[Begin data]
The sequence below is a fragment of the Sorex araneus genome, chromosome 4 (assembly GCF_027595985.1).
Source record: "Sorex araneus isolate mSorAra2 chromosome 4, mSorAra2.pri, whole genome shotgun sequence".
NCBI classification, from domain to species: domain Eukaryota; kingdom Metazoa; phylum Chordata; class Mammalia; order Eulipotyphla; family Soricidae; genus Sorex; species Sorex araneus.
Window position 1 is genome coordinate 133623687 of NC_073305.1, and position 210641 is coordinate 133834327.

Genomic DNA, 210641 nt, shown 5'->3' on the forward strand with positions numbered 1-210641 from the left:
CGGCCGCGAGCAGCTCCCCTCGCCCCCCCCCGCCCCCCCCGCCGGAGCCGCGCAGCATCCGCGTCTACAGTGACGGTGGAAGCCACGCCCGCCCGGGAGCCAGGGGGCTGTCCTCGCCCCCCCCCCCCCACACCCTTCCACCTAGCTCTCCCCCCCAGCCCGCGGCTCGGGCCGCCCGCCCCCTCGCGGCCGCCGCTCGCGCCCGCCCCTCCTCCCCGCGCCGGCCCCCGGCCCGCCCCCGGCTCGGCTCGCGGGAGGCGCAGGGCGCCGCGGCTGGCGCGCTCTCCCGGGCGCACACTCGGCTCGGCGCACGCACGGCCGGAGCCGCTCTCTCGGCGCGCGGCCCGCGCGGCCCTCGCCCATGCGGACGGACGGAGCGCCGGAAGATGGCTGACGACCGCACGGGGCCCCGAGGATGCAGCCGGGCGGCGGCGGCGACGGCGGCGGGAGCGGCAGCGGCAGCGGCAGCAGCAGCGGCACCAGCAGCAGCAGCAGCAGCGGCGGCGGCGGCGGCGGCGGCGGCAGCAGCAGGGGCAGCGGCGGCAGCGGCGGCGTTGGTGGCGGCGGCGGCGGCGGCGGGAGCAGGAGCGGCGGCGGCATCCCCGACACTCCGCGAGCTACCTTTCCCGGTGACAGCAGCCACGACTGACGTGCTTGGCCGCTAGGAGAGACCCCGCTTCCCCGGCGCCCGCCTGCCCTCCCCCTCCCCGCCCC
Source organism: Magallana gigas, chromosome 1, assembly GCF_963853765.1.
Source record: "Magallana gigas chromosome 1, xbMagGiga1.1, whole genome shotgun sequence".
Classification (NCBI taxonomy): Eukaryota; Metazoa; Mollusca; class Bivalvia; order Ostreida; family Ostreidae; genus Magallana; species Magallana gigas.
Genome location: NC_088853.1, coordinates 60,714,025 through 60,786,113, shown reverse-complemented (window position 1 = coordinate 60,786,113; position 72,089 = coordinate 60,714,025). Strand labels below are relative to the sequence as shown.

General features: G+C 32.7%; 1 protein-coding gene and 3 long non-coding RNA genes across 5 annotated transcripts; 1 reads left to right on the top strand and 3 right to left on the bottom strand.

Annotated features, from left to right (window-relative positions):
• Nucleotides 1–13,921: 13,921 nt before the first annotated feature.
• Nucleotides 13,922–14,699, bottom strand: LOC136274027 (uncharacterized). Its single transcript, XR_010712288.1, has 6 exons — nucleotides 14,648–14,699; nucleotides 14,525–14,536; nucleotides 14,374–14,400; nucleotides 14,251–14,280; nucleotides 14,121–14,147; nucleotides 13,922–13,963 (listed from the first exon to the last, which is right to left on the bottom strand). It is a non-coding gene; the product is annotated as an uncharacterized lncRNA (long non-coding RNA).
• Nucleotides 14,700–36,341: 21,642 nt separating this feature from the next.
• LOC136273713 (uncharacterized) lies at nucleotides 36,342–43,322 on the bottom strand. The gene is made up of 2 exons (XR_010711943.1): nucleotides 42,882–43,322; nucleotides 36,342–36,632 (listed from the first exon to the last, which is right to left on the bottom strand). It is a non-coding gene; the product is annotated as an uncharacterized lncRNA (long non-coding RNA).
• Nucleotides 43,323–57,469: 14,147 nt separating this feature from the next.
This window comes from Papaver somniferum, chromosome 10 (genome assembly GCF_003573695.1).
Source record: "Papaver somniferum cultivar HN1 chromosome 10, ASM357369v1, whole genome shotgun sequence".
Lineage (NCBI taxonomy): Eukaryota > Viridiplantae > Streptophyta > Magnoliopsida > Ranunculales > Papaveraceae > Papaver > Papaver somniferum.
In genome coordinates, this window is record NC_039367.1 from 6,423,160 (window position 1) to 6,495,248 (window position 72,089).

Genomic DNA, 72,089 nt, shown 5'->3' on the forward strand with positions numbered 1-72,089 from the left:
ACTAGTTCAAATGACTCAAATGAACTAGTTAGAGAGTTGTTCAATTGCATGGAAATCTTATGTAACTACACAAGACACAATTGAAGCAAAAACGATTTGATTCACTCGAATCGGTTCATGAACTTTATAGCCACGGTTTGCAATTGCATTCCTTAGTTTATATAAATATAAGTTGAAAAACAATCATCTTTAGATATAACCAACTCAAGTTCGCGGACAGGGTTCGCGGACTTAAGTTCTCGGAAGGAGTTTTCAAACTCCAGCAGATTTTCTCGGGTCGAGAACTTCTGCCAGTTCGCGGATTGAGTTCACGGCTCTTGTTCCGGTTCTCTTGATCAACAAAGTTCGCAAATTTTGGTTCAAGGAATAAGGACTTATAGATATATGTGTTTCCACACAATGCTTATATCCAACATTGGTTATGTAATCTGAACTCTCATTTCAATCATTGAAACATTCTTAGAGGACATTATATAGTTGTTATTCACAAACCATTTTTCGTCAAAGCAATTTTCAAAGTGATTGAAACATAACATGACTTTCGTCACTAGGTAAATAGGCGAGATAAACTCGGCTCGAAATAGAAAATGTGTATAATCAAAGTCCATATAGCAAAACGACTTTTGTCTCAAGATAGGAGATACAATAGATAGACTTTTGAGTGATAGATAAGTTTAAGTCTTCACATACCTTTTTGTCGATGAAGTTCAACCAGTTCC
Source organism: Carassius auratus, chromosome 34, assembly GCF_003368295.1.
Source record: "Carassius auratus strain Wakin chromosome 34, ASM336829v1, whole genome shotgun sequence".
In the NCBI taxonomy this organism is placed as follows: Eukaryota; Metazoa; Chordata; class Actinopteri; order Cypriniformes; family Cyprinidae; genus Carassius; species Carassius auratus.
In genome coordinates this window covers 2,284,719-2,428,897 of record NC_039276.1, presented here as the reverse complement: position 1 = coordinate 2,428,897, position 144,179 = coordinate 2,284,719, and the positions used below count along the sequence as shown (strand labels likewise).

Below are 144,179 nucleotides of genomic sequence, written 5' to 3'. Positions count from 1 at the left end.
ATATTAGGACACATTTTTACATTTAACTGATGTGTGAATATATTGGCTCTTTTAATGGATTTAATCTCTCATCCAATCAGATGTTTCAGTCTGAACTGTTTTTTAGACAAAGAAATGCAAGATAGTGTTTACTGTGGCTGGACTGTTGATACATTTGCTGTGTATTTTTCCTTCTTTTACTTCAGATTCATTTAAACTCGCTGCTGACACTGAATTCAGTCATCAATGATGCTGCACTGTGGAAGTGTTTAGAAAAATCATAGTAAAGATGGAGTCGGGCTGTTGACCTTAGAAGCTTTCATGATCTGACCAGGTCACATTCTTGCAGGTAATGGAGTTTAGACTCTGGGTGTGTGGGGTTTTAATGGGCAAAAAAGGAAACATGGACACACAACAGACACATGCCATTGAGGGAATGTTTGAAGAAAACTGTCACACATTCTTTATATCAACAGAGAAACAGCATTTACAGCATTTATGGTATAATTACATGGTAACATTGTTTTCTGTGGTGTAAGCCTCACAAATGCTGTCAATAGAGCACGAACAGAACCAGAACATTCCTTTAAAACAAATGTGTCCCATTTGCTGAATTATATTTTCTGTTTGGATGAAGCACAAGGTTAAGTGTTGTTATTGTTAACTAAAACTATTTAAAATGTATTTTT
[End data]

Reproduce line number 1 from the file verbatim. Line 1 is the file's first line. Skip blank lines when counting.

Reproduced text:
The sequence below is a fragment of the Sorex araneus genome, chromosome 4 (assembly GCF_027595985.1).